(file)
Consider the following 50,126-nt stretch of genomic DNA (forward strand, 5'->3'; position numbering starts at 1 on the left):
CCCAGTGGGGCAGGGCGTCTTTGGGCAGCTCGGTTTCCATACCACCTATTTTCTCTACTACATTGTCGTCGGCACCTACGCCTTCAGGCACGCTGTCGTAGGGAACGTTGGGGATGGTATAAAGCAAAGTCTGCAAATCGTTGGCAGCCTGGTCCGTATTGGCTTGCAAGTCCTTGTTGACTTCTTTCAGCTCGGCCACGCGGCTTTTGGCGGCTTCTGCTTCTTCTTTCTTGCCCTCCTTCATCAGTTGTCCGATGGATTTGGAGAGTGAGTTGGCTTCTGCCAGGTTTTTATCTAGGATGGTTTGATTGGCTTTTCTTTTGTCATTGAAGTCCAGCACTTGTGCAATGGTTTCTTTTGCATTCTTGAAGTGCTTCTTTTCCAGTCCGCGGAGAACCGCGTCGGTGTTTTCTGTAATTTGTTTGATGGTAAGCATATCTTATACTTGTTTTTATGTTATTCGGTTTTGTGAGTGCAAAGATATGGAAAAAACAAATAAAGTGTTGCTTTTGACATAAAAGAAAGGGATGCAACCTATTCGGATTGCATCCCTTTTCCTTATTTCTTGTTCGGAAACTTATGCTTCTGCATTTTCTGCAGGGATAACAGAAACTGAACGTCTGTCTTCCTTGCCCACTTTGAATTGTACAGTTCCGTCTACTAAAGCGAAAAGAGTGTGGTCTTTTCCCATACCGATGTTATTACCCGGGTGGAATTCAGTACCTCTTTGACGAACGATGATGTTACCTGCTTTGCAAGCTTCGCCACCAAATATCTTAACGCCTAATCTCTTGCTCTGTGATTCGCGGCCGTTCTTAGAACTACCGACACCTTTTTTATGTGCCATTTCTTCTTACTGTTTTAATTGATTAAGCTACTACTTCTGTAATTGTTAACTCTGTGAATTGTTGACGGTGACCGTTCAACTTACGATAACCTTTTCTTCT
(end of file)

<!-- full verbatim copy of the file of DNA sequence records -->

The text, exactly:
Consider the following 50,126-nt stretch of genomic DNA (forward strand, 5'->3'; position numbering starts at 1 on the left):
CCCAGTGGGGCAGGGCGTCTTTGGGCAGCTCGGTTTCCATACCACCTATTTTCTCTACTACATTGTCGTCGGCACCTACGCCTTCAGGCACGCTGTCGTAGGGAACGTTGGGGATGGTATAAAGCAAAGTCTGCAAATCGTTGGCAGCCTGGTCCGTATTGGCTTGCAAGTCCTTGTTGACTTCTTTCAGCTCGGCCACGCGGCTTTTGGCGGCTTCTGCTTCTTCTTTCTTGCCCTCCTTCATCAGTTGTCCGATGGATTTGGAGAGTGAGTTGGCTTCTGCCAGGTTTTTATCTAGGATGGTTTGATTGGCTTTTCTTTTGTCATTGAAGTCCAGCACTTGTGCAATGGTTTCTTTTGCATTCTTGAAGTGCTTCTTTTCCAGTCCGCGGAGAACCGCGTCGGTGTTTTCTGTAATTTGTTTGATGGTAAGCATATCTTATACTTGTTTTTATGTTATTCGGTTTTGTGAGTGCAAAGATATGGAAAAAACAAATAAAGTGTTGCTTTTGACATAAAAGAAAGGGATGCAACCTATTCGGATTGCATCCCTTTTCCTTATTTCTTGTTCGGAAACTTATGCTTCTGCATTTTCTGCAGGGATAACAGAAACTGAACGTCTGTCTTCCTTGCCCACTTTGAATTGTACAGTTCCGTCTACTAAAGCGAAAAGAGTGTGGTCTTTTCCCATACCGATGTTATTACCCGGGTGGAATTCAGTACCTCTTTGACGAACGATGATGTTACCTGCTTTGCAAGCTTCGCCACCAAATATCTTAACGCCTAATCTCTTGCTCTGTGATTCGCGGCCGTTCTTAGAACTACCGACACCTTTTTTATGTGCCATTTCTTCTTACTGTTTTAATTGATTAAGCTACTACTTCTGTAATTGTTAACTCTGTGAATTGTTGACGGTGACCGTTCAACTTACGATAACCTTTTCTTCT